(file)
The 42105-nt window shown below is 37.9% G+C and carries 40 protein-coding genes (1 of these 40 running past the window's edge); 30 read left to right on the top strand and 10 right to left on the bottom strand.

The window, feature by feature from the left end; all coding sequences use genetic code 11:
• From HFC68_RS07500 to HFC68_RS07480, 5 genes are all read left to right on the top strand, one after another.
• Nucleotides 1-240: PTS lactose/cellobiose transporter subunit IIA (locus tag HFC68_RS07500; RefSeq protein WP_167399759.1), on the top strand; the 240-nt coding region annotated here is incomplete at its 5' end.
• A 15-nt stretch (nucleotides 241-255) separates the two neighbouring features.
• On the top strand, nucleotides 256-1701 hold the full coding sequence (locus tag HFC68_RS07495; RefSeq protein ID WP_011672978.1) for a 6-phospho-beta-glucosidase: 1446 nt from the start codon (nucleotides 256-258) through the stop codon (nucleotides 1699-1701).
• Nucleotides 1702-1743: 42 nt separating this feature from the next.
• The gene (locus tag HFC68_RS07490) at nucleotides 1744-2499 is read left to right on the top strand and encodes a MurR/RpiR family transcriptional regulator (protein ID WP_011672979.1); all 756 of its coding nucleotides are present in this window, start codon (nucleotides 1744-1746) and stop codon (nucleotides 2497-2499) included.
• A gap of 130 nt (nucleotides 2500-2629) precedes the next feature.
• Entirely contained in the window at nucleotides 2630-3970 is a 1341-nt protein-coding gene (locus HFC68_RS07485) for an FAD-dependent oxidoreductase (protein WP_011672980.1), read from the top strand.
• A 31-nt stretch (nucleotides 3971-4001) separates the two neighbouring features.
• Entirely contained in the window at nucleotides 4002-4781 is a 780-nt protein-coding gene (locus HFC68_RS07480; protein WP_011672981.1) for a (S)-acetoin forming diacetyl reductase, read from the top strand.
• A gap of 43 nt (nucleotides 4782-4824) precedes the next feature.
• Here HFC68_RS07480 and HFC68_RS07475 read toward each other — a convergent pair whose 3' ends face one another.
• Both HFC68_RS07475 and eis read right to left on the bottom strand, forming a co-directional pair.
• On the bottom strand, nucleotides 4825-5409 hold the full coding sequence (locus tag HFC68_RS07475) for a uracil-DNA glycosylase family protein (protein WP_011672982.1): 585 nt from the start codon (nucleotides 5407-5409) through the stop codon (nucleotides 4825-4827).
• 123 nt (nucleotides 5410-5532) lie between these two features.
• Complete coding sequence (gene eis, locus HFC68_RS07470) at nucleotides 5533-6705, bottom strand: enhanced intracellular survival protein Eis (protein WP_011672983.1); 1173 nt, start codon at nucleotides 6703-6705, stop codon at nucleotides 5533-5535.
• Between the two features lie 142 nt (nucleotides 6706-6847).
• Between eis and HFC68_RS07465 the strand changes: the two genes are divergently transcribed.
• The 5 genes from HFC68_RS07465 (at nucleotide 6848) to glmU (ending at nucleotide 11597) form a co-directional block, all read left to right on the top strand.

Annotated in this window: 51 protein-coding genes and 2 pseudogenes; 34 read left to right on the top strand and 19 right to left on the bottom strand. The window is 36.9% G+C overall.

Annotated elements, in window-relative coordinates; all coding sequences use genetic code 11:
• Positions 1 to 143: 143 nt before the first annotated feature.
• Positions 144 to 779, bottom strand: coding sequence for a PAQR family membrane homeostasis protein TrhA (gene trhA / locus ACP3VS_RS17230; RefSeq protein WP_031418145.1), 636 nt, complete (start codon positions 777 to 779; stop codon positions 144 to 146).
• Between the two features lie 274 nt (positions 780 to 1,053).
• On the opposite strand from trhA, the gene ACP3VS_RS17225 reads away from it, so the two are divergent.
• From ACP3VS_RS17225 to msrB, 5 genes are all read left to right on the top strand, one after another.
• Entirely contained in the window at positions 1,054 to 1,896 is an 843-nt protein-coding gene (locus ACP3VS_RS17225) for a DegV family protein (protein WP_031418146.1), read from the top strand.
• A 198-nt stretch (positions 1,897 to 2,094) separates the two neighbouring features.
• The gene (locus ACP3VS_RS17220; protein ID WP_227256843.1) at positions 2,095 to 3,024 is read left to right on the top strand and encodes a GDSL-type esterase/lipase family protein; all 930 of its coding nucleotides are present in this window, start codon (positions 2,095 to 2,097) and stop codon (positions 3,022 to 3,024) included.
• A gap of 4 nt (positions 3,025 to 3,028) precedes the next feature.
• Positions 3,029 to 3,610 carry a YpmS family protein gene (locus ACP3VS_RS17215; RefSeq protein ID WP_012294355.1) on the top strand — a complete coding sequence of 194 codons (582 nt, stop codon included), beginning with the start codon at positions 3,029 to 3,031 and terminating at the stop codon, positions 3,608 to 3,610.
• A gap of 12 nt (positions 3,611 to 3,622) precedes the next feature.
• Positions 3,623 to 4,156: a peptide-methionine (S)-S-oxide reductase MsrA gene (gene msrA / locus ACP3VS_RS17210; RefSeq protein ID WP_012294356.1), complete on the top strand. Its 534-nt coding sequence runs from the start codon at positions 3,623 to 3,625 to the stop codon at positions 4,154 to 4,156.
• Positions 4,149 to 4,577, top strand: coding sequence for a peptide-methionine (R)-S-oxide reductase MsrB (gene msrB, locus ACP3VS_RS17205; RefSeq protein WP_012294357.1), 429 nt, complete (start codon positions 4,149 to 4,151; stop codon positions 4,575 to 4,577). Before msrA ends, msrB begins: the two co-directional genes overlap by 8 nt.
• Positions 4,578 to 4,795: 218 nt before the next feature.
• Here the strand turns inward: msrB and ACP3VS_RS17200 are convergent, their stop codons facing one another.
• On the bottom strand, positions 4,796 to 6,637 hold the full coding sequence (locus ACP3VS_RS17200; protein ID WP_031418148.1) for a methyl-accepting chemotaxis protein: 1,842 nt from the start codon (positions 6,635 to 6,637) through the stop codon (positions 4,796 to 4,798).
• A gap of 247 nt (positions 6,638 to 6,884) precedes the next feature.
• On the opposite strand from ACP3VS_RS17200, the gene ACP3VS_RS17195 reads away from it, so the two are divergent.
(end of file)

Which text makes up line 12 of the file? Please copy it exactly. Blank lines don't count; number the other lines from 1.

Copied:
• Entirely contained in the window at nucleotides 4002-4781 is a 780-nt protein-coding gene (locus HFC68_RS07480; protein WP_011672981.1) for a (S)-acetoin forming diacetyl reductase, read from the top strand.